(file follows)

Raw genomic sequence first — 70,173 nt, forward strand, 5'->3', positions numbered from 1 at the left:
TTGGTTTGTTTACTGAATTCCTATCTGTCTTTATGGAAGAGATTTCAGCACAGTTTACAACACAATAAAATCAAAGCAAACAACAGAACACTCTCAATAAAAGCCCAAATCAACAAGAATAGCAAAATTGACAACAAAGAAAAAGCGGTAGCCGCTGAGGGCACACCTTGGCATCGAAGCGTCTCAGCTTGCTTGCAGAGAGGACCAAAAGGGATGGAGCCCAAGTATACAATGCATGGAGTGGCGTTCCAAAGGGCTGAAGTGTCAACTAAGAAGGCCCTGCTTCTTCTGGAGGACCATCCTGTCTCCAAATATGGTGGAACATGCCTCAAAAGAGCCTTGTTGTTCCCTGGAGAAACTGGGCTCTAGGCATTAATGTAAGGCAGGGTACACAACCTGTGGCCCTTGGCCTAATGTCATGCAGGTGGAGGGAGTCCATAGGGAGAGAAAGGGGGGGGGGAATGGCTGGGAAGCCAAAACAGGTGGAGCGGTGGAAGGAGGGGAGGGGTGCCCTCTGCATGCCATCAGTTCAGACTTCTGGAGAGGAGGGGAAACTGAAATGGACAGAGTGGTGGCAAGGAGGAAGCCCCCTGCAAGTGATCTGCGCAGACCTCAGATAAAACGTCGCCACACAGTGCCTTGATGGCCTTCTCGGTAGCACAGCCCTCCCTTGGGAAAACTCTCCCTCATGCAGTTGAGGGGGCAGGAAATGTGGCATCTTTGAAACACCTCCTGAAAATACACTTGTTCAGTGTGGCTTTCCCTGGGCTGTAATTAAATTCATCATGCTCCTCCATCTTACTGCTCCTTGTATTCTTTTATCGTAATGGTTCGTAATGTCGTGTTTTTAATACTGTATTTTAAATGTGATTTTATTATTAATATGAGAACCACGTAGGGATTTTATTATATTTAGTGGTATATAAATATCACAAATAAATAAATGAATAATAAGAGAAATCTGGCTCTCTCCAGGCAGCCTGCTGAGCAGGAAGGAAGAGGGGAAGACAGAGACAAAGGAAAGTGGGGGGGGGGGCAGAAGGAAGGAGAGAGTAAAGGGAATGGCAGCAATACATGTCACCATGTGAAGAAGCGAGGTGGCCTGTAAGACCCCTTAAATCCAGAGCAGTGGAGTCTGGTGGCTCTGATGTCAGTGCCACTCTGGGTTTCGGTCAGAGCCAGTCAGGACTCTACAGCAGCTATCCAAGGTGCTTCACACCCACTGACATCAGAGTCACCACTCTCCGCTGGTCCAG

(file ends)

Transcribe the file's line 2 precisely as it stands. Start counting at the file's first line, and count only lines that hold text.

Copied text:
TTGGTTTGTTTACTGAATTCCTATCTGTCTTTATGGAAGAGATTTCAGCACAGTTTACAACACAATAAAATCAAAGCAAACAACAGAACACTCTCAATAAAAGCCCAAATCAACAAGAATAGCAAAATTGACAACAAAGAAAAAGCGGTAGCCGCTGAGGGCACACCTTGGCATCGAAGCGTCTCAGCTTGCTTGCAGAGAGGACCAAAAGGGATGGAGCCCAAGTATACAATGCATGGAGTGGCGTTCCAAAGGGCTGAAGTGTCAACTAAGAAGGCCCTGCTTCTTCTGGAGGACCATCCTGTCTCCAAATATGGTGGAACATGCCTCAAAAGAGCCTTGTTGTTCCCTGGAGAAACTGGGCTCTAGGCATTAATGTAAGGCAGGGTACACAACCTGTGGCCCTTGGCCTAATGTCATGCAGGTGGAGGGAGTCCATAGGGAGAGAAAGGGGGGGGGGAATGGCTGGGAAGCCAAAACAGGTGGAGCGGTGGAAGGAGGGGAGGGGTGCCCTCTGCATGCCATCAGTTCAGACTTCTGGAGAGGAGGGGAAACTGAAATGGACAGAGTGGTGGCAAGGAGGAAGCCCCCTGCAAGTGATCTGCGCAGACCTCAGATAAAACGTCGCCACACAGTGCCTTGATGGCCTTCTCGGTAGCACAGCCCTCCCTTGGGAAAACTCTCCCTCATGCAGTTGAGGGGGCAGGAAATGTGGCATCTTTGAAACACCTCCTGAAAATACACTTGTTCAGTGTGGCTTTCCCTGGGCTGTAATTAAATTCATCATGCTCCTCCATCTTACTGCTCCTTGTATTCTTTTATCGTAATGGTTCGTAATGTCGTGTTTTTAATACTGTATTTTAAATGTGATTTTATTATTAATATGAGAACCACGTAGGGATTTTATTATATTTAGTGGTATATAAATATCACAAATAAATAAATGAATAATAAGAGAAATCTGGCTCTCTCCAGGCAGCCTGCTGAGCAGGAAGGAAGAGGGGAAGACAGAGACAAAGGAAAGTGGGGGGGGGGGCAGAAGGAAGGAGAGAGTAAAGGGAATGGCAGCAATACATGTCACCATGTGAAGAAGCGAGGTGGCCTGTAAGACCCCTTAAATCCAGAGCAGTGGAGTCTGGTGGCTCTGATGTCAGTGCCACTCTGGGTTTCGGTCAGAGCCAGTCAGGACTCTACAGCAGCTATCCAAGGTGCTTCACACCCACTGACATCAGAGTCACCACTCTCCGCTGGTCCAG